The Durham Bulls are minor-league baseball’s most recognizable brand, thanks to Hollywood’s portrayal of the team three decades ago. Annually, they are one of the minors’ top-drawing clubs in terms of attendance, and in an area of North Carolina that is heavy on college sports and has an NHL team, they’re the main ticket in town filling the summer sports scene.
But like other minor-league ballparks across the country, the Durham Bulls Athletic Park has sat dark, empty of fans, absent of games since the end of last season.
When the coronavirus shut down the sports world and the major-league season was postponed, so was baseball’s minor-league counterpart. But unlike the majors, minor-league teams depend on fans being in the stands, and without games to bring them there, they’ve been hit hard financially.
And while Major League Baseball will return in July, the minor-league season officially was canceled on Tuesday.
In cities that host Rays minor-league affiliates — places like Durham; Montgomery, Ala.; and Bowling Green, Ky. — the teams are a part of the communities they represent. In all three cities, the ballparks are the centerpieces of downtown development. And in this time of need, they’ve worked to balance preparing for an uncertain baseball future with supporting their communities.
The Bulls raised $30,000 to the local United Way by selling “Wash Your Horns” T-shirts. The Biscuits Charitable Fund teamed up with Bama-Q TV, a streamed show that follows barbecue competitions throughout Alabama, to hold an onfield burger cookoff fundraiser at Riverwalk Stadium.
This is already a tenuous time for minor league baseball as MLB attempts to shrink its structure by eliminating some 42 teams.
And now in the midst of a pandemic, the teams are fighting to save themselves. It hasn’t been easy. And like other small businesses, minor-league teams had to cut staff. The Bulls furloughed about 55 percent of their staff in April. The Biscuits have been aided by one of the Paycheck Protection Program loans awarded to small businesses during the pandemic.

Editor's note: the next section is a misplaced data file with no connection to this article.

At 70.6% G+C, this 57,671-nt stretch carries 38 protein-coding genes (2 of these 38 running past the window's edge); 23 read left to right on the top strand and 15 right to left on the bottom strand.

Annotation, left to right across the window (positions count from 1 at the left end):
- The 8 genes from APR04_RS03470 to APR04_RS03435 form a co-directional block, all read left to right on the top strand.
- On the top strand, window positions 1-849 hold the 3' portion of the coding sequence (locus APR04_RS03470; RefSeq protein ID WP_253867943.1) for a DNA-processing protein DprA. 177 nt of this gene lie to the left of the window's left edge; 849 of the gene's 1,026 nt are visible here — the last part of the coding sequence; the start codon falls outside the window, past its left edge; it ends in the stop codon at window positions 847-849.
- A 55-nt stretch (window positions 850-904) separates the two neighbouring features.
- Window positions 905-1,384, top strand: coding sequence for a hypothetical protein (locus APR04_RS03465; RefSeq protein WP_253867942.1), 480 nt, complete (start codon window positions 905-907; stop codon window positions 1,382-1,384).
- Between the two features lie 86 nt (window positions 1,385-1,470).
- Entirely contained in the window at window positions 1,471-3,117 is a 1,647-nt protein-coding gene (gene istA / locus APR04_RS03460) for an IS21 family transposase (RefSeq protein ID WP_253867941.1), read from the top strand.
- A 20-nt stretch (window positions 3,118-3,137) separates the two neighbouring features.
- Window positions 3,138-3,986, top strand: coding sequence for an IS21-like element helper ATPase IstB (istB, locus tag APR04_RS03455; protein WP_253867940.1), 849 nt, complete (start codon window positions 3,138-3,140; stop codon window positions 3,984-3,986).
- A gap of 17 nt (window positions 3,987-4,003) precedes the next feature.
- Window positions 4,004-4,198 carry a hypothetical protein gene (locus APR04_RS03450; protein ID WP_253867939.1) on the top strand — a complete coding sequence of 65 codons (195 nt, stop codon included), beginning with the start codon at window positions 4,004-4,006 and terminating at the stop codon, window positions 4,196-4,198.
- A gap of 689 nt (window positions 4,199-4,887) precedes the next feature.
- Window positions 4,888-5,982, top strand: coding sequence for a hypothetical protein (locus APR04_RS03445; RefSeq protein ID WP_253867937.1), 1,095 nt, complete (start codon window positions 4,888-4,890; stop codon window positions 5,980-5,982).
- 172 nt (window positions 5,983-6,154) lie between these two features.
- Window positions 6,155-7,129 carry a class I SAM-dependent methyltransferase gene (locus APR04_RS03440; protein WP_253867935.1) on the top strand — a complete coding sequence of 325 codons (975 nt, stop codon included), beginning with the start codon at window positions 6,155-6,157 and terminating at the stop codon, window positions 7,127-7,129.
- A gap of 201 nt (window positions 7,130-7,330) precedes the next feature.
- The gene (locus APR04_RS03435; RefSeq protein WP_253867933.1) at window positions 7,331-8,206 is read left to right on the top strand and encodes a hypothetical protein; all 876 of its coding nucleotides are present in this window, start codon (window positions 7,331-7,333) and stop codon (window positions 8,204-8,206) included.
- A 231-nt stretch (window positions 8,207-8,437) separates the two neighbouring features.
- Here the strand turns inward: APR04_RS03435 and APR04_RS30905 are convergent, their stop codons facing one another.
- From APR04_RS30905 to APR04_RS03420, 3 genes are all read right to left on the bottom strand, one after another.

“It was a really tough time,” said Mike Birling, the Durham Bulls vice president of baseball operations. “It’s like any business, you see what the future is going to hold, and we didn’t see any revenue other than our retail store. So we needed to find ways to cut back as much as we can and now we’re trying to slowly find some revenue sources to try to get us by.”
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This was expected to be a big year in Bowling Green, where the low-A Hot Rods play. The Bowling Green Ballpark was slated to host the Midwest League All-Star Game in June, and week-long festivities — which included a high-school showcase and a beer and bourbon festival — were expected to generate $2.5 million in economic impact on the local economy. All were canceled because of COVID-19.
“One of the things we pride ourselves in is being ahead of the game,” Hot Rods general manager Eric Leach said. “And in some ways it kind of hurt us because I’ve got player gifts and awards sitting here in our office in our stadium with nothing to have for it.”
Bowling Green, where many of the Rays’ top prospects have come through, most recently Wander Franco last season, is the fifth smallest market in Class-A. But its county, Warren County, is one of Kentucky’s fastest growing. And minor-league baseball is a big part of it — there are 133,000 residents in the county, but the Hot Rods drew nearly 191,000 last year.
The Hot Rods will have the chance to host the all-star game next year, but their more immediate focus had been getting through this year preparing for not having baseball. Still, they do their part in the community while maintaining their brand. The Hot Rods, who Leach said donate $350,000 locally every year, has Wave Wednesdays when the team’s mascots parade through town.